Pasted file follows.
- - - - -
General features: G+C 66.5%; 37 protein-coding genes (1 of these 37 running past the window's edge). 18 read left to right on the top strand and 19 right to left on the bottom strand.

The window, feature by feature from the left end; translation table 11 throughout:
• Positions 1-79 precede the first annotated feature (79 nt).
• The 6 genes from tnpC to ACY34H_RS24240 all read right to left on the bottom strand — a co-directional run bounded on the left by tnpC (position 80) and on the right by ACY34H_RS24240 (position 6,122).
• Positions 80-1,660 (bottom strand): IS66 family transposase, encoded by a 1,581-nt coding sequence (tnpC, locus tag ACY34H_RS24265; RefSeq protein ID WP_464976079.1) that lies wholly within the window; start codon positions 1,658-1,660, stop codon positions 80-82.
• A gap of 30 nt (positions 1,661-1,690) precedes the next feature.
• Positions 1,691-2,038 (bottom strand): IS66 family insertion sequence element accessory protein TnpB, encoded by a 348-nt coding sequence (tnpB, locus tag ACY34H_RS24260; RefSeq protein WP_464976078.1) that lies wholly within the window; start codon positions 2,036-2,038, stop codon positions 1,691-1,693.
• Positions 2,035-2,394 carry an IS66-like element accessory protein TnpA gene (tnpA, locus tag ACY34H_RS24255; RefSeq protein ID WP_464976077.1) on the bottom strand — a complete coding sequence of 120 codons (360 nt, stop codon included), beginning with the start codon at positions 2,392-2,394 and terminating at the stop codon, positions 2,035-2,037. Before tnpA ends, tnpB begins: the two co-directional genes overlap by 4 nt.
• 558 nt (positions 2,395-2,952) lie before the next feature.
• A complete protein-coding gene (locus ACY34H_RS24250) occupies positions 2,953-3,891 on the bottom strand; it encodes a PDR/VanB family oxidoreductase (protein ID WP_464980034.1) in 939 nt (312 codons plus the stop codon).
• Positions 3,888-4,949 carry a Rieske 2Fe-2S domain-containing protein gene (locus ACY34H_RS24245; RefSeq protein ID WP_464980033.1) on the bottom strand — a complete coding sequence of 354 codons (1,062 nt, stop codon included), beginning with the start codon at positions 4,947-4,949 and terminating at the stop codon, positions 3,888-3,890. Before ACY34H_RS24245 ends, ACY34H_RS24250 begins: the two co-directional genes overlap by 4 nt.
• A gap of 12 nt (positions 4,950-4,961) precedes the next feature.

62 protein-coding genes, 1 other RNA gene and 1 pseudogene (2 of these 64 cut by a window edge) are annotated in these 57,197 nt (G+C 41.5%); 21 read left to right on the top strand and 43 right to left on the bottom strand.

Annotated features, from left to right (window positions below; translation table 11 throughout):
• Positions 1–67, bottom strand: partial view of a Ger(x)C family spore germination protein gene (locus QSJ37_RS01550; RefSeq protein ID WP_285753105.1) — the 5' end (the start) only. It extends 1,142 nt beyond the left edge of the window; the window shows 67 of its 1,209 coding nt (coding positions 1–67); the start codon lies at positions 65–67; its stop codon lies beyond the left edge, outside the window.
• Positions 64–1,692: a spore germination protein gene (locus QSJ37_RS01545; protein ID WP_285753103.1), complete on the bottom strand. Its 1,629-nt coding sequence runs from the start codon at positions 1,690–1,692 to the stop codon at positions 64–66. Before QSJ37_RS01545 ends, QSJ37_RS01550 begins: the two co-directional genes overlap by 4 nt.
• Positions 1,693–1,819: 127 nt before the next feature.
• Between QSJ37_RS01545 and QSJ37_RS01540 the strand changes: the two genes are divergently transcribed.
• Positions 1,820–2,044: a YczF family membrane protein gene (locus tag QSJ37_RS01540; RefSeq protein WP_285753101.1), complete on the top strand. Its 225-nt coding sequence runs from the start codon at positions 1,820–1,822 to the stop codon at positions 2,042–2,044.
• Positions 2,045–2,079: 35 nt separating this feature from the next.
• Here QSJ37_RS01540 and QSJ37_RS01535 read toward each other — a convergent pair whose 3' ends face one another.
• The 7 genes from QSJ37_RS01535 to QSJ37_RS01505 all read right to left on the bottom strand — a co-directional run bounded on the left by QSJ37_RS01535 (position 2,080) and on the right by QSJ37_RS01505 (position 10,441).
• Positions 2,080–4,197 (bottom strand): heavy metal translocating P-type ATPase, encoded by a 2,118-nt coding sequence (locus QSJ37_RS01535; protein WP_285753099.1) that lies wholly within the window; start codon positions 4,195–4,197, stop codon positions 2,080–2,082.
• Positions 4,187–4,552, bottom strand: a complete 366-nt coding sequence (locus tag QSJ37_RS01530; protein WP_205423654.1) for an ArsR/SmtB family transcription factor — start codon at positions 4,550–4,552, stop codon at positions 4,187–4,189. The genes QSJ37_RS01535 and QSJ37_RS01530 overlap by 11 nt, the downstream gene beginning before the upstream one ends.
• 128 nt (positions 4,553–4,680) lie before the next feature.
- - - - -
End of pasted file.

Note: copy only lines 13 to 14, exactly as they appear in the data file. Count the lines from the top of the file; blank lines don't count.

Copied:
62 protein-coding genes, 1 other RNA gene and 1 pseudogene (2 of these 64 cut by a window edge) are annotated in these 57,197 nt (G+C 41.5%); 21 read left to right on the top strand and 43 right to left on the bottom strand.

Annotated features, from left to right (window positions below; translation table 11 throughout):